A bit of a damp start on the Leeds Liverpool, but now a sunny evening for Lady Teal, at the half way point. The lovely Lancashire views never fail to enthrall me.
Lovely sky and view across the valley. Really is lovely. But just before we got here we watched a pair of swans chasing away some Canada Geese to protect their cygnets. No actual violence, on this occasion but they do look threatening. We have watched them try to drown ducks and Geese but not on this occasion. Urban myth has it that Swans can break your arm , but it seems unlikely as their wings are not that strong. I have separated fighting swans and not suffered even a bruise. The beaks have some sharp bits but they are more uncomfortable than damaging to us.
But onto my other question, just how long is the Leeds Liverpool now? A marker, not an original mile marker is at Eldonian village in Liverpool and shows 127 miles, this is now the end of the canal and their is no distance marker on the original terminus warehouse at Pall Mall, now filled in. So is the canal now only 127 miles long, or even less, there seems to be no definitive answer.
Here is the official half way point, more or less based on the canals original length.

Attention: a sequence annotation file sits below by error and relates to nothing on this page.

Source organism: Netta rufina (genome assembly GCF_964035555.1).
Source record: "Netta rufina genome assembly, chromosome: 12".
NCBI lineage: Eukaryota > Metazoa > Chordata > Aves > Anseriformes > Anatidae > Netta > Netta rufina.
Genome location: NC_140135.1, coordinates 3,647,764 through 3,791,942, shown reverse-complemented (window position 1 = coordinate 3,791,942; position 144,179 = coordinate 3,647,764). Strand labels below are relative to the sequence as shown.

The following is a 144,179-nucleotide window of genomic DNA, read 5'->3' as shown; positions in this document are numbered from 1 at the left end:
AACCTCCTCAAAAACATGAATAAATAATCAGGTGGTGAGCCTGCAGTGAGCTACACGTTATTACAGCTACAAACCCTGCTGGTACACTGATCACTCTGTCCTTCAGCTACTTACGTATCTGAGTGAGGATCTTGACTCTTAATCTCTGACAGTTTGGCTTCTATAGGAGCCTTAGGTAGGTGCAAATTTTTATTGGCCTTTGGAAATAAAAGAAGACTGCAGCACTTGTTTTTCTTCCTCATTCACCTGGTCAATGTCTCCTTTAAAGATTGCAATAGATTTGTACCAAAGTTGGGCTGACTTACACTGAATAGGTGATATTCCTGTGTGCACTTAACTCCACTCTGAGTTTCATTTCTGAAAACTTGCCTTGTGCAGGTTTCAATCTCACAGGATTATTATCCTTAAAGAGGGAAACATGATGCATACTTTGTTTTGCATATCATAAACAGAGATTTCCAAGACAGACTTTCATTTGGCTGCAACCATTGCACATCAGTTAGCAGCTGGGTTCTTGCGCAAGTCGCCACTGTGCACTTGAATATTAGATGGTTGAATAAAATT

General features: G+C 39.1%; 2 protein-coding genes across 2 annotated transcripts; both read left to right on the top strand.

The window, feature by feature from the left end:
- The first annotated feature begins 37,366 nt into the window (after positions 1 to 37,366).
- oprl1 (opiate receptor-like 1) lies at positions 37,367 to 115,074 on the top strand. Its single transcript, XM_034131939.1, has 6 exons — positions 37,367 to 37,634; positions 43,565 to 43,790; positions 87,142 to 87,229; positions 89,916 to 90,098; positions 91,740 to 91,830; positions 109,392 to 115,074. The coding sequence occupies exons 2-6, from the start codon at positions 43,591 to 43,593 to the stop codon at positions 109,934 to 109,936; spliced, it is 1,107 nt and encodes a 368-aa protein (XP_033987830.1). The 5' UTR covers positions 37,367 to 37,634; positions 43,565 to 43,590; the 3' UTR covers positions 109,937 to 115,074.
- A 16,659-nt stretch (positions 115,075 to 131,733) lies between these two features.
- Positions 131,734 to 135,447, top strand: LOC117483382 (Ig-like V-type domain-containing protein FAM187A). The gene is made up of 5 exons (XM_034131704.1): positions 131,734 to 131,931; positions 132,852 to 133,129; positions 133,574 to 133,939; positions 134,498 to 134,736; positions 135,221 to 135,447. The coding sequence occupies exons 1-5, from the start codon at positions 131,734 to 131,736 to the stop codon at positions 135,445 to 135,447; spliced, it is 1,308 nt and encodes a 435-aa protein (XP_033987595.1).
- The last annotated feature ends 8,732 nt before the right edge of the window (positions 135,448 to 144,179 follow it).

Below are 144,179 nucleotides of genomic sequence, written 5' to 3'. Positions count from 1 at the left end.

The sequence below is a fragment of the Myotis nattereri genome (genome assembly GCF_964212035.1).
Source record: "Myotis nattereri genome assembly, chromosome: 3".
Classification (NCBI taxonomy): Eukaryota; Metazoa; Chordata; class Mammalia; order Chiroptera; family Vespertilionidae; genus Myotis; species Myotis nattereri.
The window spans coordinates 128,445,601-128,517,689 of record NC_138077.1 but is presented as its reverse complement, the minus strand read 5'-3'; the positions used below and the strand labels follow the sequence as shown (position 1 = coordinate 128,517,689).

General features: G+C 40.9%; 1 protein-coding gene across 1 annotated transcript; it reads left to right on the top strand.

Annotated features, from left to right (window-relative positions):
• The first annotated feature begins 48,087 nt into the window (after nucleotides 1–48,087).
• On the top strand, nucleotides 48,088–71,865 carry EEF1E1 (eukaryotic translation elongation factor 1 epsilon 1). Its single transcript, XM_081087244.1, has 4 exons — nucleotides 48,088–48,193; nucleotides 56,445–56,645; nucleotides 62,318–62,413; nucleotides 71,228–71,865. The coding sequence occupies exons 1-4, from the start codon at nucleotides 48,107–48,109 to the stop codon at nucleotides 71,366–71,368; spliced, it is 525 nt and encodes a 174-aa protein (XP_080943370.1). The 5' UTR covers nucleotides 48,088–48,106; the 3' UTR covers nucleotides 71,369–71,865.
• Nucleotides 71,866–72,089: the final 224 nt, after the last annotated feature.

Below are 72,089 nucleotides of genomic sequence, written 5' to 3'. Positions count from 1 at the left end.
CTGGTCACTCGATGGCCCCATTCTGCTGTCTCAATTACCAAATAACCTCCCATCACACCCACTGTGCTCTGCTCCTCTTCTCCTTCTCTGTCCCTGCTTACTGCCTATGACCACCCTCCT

Mile markers, quarter and half, became most important when the toll act was passed in the 1890’s.
The Act of Parliament of 1893 is entitled: ‘Canal Rates Tolls and Charges (Leeds and Liverpool Canal) Order Confirmation Act’. This Act left little room for haggling between the canal company and the owners of the goods to be carried on its canals. Let me quote from the Act to illustrate how detailed was that regulation. It reads: “16. For a fraction of a penny in the gross amount of rates, tolls, and charges for any consignment for the entire distance conveyed, the Company may charge a penny.” And… “18. All stone, when conveyed by the Company, shall be charged by weight when the weight can be conveniently ascertained.
CRT are replacing or repairing all the mile posts for the bicentenary, which is great.